By Inhlase Reporter
While SADC governments have been criticised for a lack of leadership in resolving problems that migrant workers have in accessing their social security benefits, South Africa has been urged to ensure that systems are put in place to fast track payments. Desperate beneficiaries have, in some cases, have been waiting for decades to get the social benefits owed to them.
These calls were made at a high-level conference in Johannesburg, South Africa aimed at finding solutions to R42bn in unclaimed social benefits that is owed to mineworkers and their families and held in South Africa.
Speaking on behalf of the SADC region and as representative of eSwatini’s ministry of labour and social security made this call, Director of Social Security, Magwabane Mdluli reminded delegates that that the issue of unclaimed benefits was a touchy and volatile one that needed a practical solution from concerted efforts of all SADC states.
He pleaded with governments of the region to put in place proper system that would facilitate prompt payment of the social security benefits owed to migrant workers especially those who had worked in South African mines.
” Why is it so difficult to pay these benefits? I think it is due to lack of systems of paying social security benefits of migrant workers,” he said and added that the lack of these systems caused such delays that the beneficiaries often passed away without ever getting the social security benefits owed to them.
He said that, like the International Labour Organisation’s Conventions that created systems on the portability of social security benefits, SADC had to do the same. He said it was time for SADC countries to make bi-lateral agreements with South Africa so that benefits could be paid with ease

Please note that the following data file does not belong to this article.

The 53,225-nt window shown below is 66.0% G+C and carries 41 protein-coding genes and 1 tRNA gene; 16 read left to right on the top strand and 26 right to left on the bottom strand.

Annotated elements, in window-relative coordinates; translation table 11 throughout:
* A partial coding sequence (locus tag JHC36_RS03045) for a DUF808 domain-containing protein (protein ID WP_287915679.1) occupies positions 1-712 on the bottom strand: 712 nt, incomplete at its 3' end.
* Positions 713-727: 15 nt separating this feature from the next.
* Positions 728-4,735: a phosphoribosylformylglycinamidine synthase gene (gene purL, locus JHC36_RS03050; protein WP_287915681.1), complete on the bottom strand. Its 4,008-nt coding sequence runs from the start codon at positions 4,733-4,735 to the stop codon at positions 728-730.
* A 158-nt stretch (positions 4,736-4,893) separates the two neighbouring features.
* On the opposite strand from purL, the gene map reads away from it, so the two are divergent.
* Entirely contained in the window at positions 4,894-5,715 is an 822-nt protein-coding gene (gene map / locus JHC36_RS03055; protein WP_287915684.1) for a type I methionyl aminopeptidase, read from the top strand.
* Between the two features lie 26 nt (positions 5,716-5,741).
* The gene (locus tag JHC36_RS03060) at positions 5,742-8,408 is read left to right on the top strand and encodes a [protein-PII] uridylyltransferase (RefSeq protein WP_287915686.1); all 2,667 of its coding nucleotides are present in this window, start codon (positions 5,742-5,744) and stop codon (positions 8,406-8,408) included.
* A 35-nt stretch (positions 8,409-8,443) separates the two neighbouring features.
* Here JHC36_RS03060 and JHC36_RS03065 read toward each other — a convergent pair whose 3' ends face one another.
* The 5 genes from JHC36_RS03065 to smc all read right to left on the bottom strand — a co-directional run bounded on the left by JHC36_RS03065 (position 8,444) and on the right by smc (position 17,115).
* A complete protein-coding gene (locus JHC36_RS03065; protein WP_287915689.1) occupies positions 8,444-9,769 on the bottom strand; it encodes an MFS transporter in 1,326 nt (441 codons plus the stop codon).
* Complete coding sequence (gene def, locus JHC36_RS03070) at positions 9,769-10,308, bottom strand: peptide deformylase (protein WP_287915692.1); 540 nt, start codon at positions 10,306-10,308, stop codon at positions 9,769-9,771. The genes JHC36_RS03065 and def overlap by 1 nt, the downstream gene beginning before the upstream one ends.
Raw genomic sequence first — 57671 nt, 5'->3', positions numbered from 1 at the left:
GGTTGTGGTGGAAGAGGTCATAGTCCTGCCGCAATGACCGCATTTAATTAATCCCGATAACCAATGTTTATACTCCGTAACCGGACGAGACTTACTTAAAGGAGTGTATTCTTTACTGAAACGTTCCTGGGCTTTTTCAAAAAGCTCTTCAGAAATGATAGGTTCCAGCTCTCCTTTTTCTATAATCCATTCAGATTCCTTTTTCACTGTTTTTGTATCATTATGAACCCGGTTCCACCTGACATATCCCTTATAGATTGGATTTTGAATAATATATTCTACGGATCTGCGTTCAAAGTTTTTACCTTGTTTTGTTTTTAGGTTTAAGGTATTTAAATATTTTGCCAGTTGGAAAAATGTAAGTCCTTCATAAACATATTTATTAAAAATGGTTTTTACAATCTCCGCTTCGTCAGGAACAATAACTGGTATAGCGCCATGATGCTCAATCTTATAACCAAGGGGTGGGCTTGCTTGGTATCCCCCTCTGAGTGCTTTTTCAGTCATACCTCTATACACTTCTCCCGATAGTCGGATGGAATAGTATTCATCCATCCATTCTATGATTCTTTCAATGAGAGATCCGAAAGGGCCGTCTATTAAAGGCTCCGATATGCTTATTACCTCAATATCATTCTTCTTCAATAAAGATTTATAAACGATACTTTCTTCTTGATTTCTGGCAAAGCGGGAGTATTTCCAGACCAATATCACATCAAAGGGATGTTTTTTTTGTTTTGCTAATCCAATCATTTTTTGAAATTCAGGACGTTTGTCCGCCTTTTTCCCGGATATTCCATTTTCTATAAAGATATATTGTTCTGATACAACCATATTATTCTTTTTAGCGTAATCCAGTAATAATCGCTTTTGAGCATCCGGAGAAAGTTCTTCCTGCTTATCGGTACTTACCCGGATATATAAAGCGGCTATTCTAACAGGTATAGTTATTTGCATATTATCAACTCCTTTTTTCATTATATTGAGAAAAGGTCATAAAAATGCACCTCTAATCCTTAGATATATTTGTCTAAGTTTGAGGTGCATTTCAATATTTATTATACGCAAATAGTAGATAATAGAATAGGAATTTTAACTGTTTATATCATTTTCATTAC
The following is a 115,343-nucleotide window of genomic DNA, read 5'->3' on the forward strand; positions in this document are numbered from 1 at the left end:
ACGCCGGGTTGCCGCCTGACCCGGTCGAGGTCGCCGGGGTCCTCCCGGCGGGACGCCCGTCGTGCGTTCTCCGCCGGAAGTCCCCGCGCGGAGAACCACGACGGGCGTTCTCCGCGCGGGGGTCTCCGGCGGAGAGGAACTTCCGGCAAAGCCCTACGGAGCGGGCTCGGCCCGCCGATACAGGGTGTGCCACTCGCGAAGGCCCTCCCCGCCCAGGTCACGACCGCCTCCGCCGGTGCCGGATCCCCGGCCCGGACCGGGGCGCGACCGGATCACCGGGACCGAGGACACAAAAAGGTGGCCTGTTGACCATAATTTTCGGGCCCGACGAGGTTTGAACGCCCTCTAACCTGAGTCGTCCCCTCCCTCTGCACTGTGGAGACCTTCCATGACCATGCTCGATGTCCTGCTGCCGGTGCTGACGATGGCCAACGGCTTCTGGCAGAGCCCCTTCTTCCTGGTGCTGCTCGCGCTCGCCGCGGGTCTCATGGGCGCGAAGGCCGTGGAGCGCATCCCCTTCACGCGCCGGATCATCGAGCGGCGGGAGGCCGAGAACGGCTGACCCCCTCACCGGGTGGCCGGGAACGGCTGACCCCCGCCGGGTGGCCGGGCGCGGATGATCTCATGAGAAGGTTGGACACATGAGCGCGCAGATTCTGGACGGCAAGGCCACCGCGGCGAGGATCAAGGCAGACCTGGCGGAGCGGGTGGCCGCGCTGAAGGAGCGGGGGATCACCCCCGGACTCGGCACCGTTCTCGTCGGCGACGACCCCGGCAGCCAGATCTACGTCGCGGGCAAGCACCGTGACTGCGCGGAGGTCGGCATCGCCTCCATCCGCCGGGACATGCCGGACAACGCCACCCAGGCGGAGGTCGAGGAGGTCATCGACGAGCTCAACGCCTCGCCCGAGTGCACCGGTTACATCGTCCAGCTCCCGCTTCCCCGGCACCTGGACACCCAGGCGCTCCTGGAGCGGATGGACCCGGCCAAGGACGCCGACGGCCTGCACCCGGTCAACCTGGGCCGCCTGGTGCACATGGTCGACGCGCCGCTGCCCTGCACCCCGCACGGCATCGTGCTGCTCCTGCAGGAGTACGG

“As SADC we must create systems that facilitate the payment of the social benefits so that when the time comes for the worker to get paid, they know how and where to get their funds,” said Mdluli who used the system improvements to the eSwatini pension fund as an example of how a proper system could mean the difference between money taking years to be paid and money being paid within a week if the correct documents are submitted.
Speaking on the challenges faced by different funds and schemes administering and paying out various forms of social security benefits, TEBA’s Head of Rural and Foreign Operations, José Carimo pointed out several issues.
These included non-availability of tax numbers, letters of authority, travel and document costs, family disputes, data quality, touts, and fraudsters.
With regards to the issue of the availability of tax numbers, he said members are unable to access tax numbers through electronic mechanisms due to changes in telephone, address, and passport details
“Where such changes occurred, they need to travel to SARS branches which are far from their homes.”
He said foreign letters of authority were not accepted by most funds and resealing of such letters is problematic on account of the transport cost and language barriers. He said people travel from far to have letters from South Africa.